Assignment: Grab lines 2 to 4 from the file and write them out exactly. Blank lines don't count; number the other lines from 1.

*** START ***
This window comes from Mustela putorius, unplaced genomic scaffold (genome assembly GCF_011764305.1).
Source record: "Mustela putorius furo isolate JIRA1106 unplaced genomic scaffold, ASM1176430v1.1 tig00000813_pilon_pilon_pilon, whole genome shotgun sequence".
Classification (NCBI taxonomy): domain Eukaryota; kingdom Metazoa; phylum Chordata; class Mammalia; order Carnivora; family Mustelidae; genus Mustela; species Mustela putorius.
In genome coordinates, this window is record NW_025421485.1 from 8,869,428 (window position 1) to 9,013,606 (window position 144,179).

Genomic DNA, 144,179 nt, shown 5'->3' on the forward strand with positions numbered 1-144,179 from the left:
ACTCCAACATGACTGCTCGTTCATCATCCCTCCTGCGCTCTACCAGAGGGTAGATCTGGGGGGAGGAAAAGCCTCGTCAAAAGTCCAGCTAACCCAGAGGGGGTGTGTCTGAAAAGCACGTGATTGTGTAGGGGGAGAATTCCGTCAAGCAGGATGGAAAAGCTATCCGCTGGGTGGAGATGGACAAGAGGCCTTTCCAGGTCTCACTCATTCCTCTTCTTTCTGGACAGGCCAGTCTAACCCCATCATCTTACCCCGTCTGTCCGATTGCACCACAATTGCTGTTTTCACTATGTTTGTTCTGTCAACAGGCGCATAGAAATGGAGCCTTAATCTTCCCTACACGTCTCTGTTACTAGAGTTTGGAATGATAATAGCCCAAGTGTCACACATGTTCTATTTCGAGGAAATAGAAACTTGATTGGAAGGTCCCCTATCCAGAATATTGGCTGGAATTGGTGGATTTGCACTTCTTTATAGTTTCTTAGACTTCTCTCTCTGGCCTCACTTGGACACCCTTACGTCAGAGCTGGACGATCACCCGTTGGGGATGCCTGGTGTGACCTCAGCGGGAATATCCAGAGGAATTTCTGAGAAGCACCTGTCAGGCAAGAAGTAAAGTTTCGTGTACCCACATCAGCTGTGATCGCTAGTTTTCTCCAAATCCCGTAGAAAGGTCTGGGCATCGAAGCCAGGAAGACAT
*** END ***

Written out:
Source record: "Mustela putorius furo isolate JIRA1106 unplaced genomic scaffold, ASM1176430v1.1 tig00000813_pilon_pilon_pilon, whole genome shotgun sequence".
Classification (NCBI taxonomy): domain Eukaryota; kingdom Metazoa; phylum Chordata; class Mammalia; order Carnivora; family Mustelidae; genus Mustela; species Mustela putorius.
In genome coordinates, this window is record NW_025421485.1 from 8,869,428 (window position 1) to 9,013,606 (window position 144,179).